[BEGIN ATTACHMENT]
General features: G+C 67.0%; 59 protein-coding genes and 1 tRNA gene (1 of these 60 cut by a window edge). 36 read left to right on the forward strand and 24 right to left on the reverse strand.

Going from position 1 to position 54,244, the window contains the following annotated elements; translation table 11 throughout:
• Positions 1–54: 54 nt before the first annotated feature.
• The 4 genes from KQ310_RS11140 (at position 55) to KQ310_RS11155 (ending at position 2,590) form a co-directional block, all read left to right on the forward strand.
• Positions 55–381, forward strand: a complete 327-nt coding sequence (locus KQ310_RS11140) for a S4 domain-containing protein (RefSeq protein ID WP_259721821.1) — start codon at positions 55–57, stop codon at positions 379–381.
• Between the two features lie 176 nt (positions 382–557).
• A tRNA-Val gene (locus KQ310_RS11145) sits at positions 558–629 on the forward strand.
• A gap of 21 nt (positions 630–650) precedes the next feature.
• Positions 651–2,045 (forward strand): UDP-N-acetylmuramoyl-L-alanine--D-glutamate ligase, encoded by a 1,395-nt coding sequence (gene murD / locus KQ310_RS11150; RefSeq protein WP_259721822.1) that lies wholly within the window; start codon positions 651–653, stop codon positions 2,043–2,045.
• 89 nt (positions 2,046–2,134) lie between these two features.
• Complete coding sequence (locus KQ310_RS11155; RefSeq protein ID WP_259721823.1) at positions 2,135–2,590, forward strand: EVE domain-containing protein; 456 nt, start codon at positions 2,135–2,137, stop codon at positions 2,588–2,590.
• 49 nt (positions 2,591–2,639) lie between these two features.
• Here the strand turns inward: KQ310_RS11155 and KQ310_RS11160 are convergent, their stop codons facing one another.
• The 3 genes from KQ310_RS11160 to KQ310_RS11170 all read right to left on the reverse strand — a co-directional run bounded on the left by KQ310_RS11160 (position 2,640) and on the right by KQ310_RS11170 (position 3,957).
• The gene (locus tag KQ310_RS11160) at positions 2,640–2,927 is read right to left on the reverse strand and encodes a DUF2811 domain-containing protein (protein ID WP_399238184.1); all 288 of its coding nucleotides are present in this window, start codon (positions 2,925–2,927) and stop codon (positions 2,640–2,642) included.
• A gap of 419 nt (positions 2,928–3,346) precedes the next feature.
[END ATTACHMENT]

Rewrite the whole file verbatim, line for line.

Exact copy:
General features: G+C 67.0%; 59 protein-coding genes and 1 tRNA gene (1 of these 60 cut by a window edge). 36 read left to right on the forward strand and 24 right to left on the reverse strand.

Going from position 1 to position 54,244, the window contains the following annotated elements; translation table 11 throughout:
• Positions 1–54: 54 nt before the first annotated feature.
• The 4 genes from KQ310_RS11140 (at position 55) to KQ310_RS11155 (ending at position 2,590) form a co-directional block, all read left to right on the forward strand.
• Positions 55–381, forward strand: a complete 327-nt coding sequence (locus KQ310_RS11140) for a S4 domain-containing protein (RefSeq protein ID WP_259721821.1) — start codon at positions 55–57, stop codon at positions 379–381.
• Between the two features lie 176 nt (positions 382–557).
• A tRNA-Val gene (locus KQ310_RS11145) sits at positions 558–629 on the forward strand.
• A gap of 21 nt (positions 630–650) precedes the next feature.
• Positions 651–2,045 (forward strand): UDP-N-acetylmuramoyl-L-alanine--D-glutamate ligase, encoded by a 1,395-nt coding sequence (gene murD / locus KQ310_RS11150; RefSeq protein WP_259721822.1) that lies wholly within the window; start codon positions 651–653, stop codon positions 2,043–2,045.
• 89 nt (positions 2,046–2,134) lie between these two features.
• Complete coding sequence (locus KQ310_RS11155; RefSeq protein ID WP_259721823.1) at positions 2,135–2,590, forward strand: EVE domain-containing protein; 456 nt, start codon at positions 2,135–2,137, stop codon at positions 2,588–2,590.
• 49 nt (positions 2,591–2,639) lie between these two features.
• Here the strand turns inward: KQ310_RS11155 and KQ310_RS11160 are convergent, their stop codons facing one another.
• The 3 genes from KQ310_RS11160 to KQ310_RS11170 all read right to left on the reverse strand — a co-directional run bounded on the left by KQ310_RS11160 (position 2,640) and on the right by KQ310_RS11170 (position 3,957).
• The gene (locus tag KQ310_RS11160) at positions 2,640–2,927 is read right to left on the reverse strand and encodes a DUF2811 domain-containing protein (protein ID WP_399238184.1); all 288 of its coding nucleotides are present in this window, start codon (positions 2,925–2,927) and stop codon (positions 2,640–2,642) included.
• A gap of 419 nt (positions 2,928–3,346) precedes the next feature.